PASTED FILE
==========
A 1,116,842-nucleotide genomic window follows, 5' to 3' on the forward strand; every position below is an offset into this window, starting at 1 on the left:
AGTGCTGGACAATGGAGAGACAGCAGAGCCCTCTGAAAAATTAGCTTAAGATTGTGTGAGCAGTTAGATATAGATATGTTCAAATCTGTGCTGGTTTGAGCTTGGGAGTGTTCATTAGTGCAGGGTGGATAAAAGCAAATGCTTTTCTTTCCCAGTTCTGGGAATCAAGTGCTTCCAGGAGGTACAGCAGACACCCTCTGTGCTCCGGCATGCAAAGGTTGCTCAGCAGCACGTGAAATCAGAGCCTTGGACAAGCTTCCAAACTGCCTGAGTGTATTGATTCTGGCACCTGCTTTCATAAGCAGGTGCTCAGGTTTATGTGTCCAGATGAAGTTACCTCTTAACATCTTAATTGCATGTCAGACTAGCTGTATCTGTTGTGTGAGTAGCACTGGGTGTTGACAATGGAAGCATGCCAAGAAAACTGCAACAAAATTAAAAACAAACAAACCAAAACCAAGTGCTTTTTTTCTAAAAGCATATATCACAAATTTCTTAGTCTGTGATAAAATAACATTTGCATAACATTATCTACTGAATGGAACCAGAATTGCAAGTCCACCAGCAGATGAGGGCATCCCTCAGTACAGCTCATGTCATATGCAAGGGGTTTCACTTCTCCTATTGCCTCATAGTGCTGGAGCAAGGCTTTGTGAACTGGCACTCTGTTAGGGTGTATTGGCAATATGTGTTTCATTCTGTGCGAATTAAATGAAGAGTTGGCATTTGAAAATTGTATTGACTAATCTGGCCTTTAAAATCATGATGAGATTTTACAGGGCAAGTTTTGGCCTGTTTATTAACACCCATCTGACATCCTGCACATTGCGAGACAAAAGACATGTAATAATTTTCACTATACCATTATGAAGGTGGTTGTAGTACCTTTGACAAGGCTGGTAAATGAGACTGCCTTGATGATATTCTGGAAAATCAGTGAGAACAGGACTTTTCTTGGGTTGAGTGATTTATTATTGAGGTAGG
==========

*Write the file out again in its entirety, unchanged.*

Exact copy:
A 1,116,842-nucleotide genomic window follows, 5' to 3' on the forward strand; every position below is an offset into this window, starting at 1 on the left:
AGTGCTGGACAATGGAGAGACAGCAGAGCCCTCTGAAAAATTAGCTTAAGATTGTGTGAGCAGTTAGATATAGATATGTTCAAATCTGTGCTGGTTTGAGCTTGGGAGTGTTCATTAGTGCAGGGTGGATAAAAGCAAATGCTTTTCTTTCCCAGTTCTGGGAATCAAGTGCTTCCAGGAGGTACAGCAGACACCCTCTGTGCTCCGGCATGCAAAGGTTGCTCAGCAGCACGTGAAATCAGAGCCTTGGACAAGCTTCCAAACTGCCTGAGTGTATTGATTCTGGCACCTGCTTTCATAAGCAGGTGCTCAGGTTTATGTGTCCAGATGAAGTTACCTCTTAACATCTTAATTGCATGTCAGACTAGCTGTATCTGTTGTGTGAGTAGCACTGGGTGTTGACAATGGAAGCATGCCAAGAAAACTGCAACAAAATTAAAAACAAACAAACCAAAACCAAGTGCTTTTTTTCTAAAAGCATATATCACAAATTTCTTAGTCTGTGATAAAATAACATTTGCATAACATTATCTACTGAATGGAACCAGAATTGCAAGTCCACCAGCAGATGAGGGCATCCCTCAGTACAGCTCATGTCATATGCAAGGGGTTTCACTTCTCCTATTGCCTCATAGTGCTGGAGCAAGGCTTTGTGAACTGGCACTCTGTTAGGGTGTATTGGCAATATGTGTTTCATTCTGTGCGAATTAAATGAAGAGTTGGCATTTGAAAATTGTATTGACTAATCTGGCCTTTAAAATCATGATGAGATTTTACAGGGCAAGTTTTGGCCTGTTTATTAACACCCATCTGACATCCTGCACATTGCGAGACAAAAGACATGTAATAATTTTCACTATACCATTATGAAGGTGGTTGTAGTACCTTTGACAAGGCTGGTAAATGAGACTGCCTTGATGATATTCTGGAAAATCAGTGAGAACAGGACTTTTCTTGGGTTGAGTGATTTATTATTGAGGTAGG